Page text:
President Barack Obama awarded MU professor and researcher M. Frederick Hawthorne the National Medal of Science in a White House ceremony Feb. 1.
Hawthorne is one of 12 researchers from across the U.S. who received the National Medal of Science, which is the nation’s highest honor in the field. The award recognizes those who have made “outstanding contributions” to the field of science, according to a White House press release. The President’s Committee on the National Medal of Science, a group of 12 scientists and engineers appointed by the president, selected the recipients.
A separate White House news release included a brief award description of the recognized scientific achievements of each laureate. The award recognizes Hawthorne for his lifetime of “highly creative pioneering research in inorganic, organometallic and medicinal borane chemistry,” according to the release.
Hawthorne established the International Institute of Nano and Molecular Medicine at MU in 2006, according to the institute’s website. He serves as the institute’s director and is also a Curators’ Distinguished Professor of Chemistry and Radiology at MU. In 2009, Hawthorne received the Priestly Medal, the highest honor of the American Chemical Society.
Hawthorne did not respond to multiple interview requests from The Maneater. In a Dec. 27 MU News Bureau news release, Hawthorne said he came to MU because of its unique combination of science disciplines and humanities on the same campus, large nuclear reactor and strong biomedicine departments.
Alexander Safronov, research assistant professor at the institute, described Hawthorne as a pioneer in boron chemistry.
“It is difficult to describe more than 50 years of his experience in chemistry,” Safronov said. “A lot of molecules that chemists work with now, and have published a lot of papers about, were first prepared by Dr. Hawthorne or took place in his lab.”
Safronov said one of Hawthorne’s main scientific focuses is the Boron Neutron Capture Therapy of cancer. The process involves a boron isotope causing a miniature nuclear explosion upon interaction with a slow neutron, Safronov said. The binary therapy, a form of radiation therapy, can be used to treat malignant tumors
The study of BNCT is only one example of Hawthorne’s career pursuits.
“All of the time he was working in chemistry was dedicated to the development of new methods of therapy, new compounds (and) new methods of delivery of those compounds,” Safronov said.
Prior to his time at MU, Hawthorne was a postdoctoral associate at Iowa State University, senior research chemist and laboratory head at Rohm and Haas Company, visiting lecturer at Harvard University and a University Professor of Chemistry at the University of California, Los Angeles, according to the institute’s website.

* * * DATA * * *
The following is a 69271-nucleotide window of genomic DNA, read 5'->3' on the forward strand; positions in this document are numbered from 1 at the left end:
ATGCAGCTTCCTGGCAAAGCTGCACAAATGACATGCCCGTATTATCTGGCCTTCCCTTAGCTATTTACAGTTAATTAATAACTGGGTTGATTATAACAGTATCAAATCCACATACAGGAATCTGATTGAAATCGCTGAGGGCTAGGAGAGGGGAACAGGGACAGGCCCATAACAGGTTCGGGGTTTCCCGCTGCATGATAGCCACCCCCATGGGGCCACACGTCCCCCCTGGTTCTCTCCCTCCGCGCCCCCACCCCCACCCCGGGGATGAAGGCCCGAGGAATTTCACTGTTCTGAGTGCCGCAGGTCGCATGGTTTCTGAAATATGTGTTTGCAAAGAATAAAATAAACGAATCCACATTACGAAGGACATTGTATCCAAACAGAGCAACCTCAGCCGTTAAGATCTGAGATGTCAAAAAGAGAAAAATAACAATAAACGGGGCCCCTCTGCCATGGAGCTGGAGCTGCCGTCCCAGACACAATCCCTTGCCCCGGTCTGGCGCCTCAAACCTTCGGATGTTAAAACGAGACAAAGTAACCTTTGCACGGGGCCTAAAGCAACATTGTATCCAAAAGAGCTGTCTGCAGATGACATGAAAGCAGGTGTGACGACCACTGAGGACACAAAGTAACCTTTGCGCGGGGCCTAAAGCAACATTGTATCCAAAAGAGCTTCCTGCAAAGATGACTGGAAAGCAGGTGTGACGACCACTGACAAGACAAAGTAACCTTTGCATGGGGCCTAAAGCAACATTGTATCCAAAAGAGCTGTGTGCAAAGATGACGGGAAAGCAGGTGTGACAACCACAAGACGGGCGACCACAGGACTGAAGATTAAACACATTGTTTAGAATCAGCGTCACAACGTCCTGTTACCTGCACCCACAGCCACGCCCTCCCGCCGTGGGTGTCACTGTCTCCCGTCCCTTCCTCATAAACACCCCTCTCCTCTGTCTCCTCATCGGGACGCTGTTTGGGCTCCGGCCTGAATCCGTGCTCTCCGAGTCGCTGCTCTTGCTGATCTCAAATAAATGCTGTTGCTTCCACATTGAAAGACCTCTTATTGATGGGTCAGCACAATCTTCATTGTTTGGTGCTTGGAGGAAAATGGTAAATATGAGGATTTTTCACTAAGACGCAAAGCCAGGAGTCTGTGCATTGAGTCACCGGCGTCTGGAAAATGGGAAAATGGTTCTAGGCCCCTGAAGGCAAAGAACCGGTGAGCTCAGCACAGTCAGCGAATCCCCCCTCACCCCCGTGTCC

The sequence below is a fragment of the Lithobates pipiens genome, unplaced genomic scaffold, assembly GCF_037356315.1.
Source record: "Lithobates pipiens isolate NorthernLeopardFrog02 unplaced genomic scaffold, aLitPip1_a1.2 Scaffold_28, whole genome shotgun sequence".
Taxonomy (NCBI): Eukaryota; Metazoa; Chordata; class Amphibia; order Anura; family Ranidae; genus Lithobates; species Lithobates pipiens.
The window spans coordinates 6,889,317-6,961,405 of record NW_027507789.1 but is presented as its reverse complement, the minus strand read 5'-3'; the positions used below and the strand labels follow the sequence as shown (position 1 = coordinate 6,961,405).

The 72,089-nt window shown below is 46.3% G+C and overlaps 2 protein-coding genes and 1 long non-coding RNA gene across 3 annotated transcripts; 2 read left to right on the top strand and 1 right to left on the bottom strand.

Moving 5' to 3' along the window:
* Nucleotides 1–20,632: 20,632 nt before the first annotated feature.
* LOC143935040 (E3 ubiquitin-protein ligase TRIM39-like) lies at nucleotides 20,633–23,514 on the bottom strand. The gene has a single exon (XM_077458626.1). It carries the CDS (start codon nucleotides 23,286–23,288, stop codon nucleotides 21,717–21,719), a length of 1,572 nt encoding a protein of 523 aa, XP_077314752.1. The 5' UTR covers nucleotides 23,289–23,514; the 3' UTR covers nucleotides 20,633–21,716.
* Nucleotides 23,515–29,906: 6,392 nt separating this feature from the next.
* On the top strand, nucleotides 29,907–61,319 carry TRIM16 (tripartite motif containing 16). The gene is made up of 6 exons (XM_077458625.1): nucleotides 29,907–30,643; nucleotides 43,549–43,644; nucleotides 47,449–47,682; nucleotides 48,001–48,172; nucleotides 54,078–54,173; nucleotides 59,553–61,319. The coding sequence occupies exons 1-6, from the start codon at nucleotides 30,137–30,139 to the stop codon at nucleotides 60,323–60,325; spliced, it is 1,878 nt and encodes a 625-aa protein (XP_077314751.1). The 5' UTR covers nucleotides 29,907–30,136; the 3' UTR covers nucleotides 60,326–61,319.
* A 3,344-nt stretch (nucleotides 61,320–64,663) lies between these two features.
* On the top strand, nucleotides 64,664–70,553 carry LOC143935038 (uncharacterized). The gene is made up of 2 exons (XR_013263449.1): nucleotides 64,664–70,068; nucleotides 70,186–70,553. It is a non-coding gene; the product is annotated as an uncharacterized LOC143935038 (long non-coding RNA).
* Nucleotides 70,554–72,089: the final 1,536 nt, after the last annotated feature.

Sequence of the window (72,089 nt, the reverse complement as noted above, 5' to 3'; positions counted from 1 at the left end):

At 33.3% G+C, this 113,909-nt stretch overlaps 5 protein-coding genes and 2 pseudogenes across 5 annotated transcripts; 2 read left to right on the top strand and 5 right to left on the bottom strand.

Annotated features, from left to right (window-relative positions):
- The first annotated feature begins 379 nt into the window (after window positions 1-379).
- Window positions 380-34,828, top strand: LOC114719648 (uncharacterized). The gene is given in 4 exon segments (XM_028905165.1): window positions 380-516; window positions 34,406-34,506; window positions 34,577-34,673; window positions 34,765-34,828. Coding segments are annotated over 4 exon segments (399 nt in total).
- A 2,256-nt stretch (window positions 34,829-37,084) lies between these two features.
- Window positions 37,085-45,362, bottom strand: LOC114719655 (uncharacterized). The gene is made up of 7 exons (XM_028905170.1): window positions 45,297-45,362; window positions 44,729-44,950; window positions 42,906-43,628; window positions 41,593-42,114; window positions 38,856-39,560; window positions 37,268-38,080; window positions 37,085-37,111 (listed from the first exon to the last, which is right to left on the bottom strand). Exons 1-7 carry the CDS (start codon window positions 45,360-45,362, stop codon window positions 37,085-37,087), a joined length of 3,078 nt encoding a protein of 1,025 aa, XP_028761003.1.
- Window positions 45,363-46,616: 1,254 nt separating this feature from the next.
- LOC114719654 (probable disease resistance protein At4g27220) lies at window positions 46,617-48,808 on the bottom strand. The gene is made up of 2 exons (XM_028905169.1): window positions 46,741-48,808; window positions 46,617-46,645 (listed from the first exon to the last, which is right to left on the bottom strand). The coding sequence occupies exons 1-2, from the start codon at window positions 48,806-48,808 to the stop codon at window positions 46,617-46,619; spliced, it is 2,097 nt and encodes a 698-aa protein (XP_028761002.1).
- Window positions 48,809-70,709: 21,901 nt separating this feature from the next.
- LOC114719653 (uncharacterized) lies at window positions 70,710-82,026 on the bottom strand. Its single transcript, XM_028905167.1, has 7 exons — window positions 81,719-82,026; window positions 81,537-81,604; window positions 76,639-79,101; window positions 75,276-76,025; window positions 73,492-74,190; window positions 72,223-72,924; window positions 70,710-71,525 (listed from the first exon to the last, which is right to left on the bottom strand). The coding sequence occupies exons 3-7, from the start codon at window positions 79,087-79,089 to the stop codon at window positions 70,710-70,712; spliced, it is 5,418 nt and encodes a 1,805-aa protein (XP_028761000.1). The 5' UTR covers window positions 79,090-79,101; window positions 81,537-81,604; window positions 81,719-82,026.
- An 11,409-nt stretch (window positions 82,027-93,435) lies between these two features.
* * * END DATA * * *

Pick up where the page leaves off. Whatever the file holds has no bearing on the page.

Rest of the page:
Hawthorne, 84, has authored or co-authored more than 530 research papers, 30 patents and 10 book chapters. The extent of Hawthorne’s research made him a strong candidate for the National Medal of Science.
The National Science Foundation provides administrative support for the presidential award, said Mayra Montrose, Program Manager for the National Medal of Science at NSF, in an email.
The committee selects award recipients on criteria including, but not limited to, the impact of a candidate’s work with relation to innovation and the development of new thought in a particular field of science, sustained impact on education, and significant advancement of science for the U.S., according to the NSF website.
Including this year’s recipients, 480 awards have been given since Congress established the honor in 1959. Only 5 to 6 percent of the nominees receive the award, Montrose said in an email.
“I am proud to honor these inspiring American innovators,” Obama said in a Dec. 21 White House press release. “They represent the ingenuity and imagination that has long made this nation great.”
Safronov said the opportunity to work with Hawthorne was the basis for his decision to move from Moscow to the U.S. and work at the institute. He said Hawthorne continues to have a positive influence on those working with him.
“He has this inspirational energy,” Safronov said. “Every time after you talk to him, you know you just want to go do something new, think about different projects, come up with new ideas. He is a very inspiring person.”
Safronov said Hawthorne’s award was more than earned.
“The only thing that I thought of is, ‘Why wasn’t he awarded earlier?’” Safronov said. “His contribution to the field is so huge. He earned it 100 percent. It’s an honor to have a person like Dr. Hawthorne working at the university.”